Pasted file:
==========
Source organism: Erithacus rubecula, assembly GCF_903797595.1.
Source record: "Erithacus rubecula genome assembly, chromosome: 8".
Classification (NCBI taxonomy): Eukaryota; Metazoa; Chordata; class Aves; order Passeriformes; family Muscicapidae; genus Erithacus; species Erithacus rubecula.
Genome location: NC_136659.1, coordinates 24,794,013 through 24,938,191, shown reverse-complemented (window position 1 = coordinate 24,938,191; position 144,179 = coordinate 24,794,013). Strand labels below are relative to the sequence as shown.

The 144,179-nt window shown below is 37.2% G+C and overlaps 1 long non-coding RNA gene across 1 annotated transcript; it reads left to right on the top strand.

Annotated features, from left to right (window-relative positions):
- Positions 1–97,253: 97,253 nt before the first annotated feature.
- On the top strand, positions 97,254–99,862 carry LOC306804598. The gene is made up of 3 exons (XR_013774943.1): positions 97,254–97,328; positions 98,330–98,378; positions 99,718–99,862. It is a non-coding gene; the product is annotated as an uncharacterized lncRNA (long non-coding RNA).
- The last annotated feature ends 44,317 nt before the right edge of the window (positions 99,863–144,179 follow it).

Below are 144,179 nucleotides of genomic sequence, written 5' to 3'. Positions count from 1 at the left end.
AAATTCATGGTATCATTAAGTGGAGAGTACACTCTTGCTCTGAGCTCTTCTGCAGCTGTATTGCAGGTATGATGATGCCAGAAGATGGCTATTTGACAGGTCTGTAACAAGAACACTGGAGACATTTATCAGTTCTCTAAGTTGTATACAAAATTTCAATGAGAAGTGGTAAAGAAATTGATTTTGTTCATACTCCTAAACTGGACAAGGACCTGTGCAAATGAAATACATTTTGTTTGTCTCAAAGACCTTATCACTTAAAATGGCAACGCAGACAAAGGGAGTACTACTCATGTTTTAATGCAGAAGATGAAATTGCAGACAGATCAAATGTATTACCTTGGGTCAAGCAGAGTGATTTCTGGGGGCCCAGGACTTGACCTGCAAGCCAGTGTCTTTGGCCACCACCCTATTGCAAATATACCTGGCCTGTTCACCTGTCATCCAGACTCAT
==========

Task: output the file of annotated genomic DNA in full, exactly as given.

Source organism: Erithacus rubecula, assembly GCF_903797595.1.
Source record: "Erithacus rubecula genome assembly, chromosome: 8".
Classification (NCBI taxonomy): Eukaryota; Metazoa; Chordata; class Aves; order Passeriformes; family Muscicapidae; genus Erithacus; species Erithacus rubecula.
Genome location: NC_136659.1, coordinates 24,794,013 through 24,938,191, shown reverse-complemented (window position 1 = coordinate 24,938,191; position 144,179 = coordinate 24,794,013). Strand labels below are relative to the sequence as shown.

The 144,179-nt window shown below is 37.2% G+C and overlaps 1 long non-coding RNA gene across 1 annotated transcript; it reads left to right on the top strand.

Annotated features, from left to right (window-relative positions):
- Positions 1–97,253: 97,253 nt before the first annotated feature.
- On the top strand, positions 97,254–99,862 carry LOC306804598. The gene is made up of 3 exons (XR_013774943.1): positions 97,254–97,328; positions 98,330–98,378; positions 99,718–99,862. It is a non-coding gene; the product is annotated as an uncharacterized lncRNA (long non-coding RNA).
- The last annotated feature ends 44,317 nt before the right edge of the window (positions 99,863–144,179 follow it).

Below are 144,179 nucleotides of genomic sequence, written 5' to 3'. Positions count from 1 at the left end.
AAATTCATGGTATCATTAAGTGGAGAGTACACTCTTGCTCTGAGCTCTTCTGCAGCTGTATTGCAGGTATGATGATGCCAGAAGATGGCTATTTGACAGGTCTGTAACAAGAACACTGGAGACATTTATCAGTTCTCTAAGTTGTATACAAAATTTCAATGAGAAGTGGTAAAGAAATTGATTTTGTTCATACTCCTAAACTGGACAAGGACCTGTGCAAATGAAATACATTTTGTTTGTCTCAAAGACCTTATCACTTAAAATGGCAACGCAGACAAAGGGAGTACTACTCATGTTTTAATGCAGAAGATGAAATTGCAGACAGATCAAATGTATTACCTTGGGTCAAGCAGAGTGATTTCTGGGGGCCCAGGACTTGACCTGCAAGCCAGTGTCTTTGGCCACCACCCTATTGCAAATATACCTGGCCTGTTCACCTGTCATCCAGACTCAT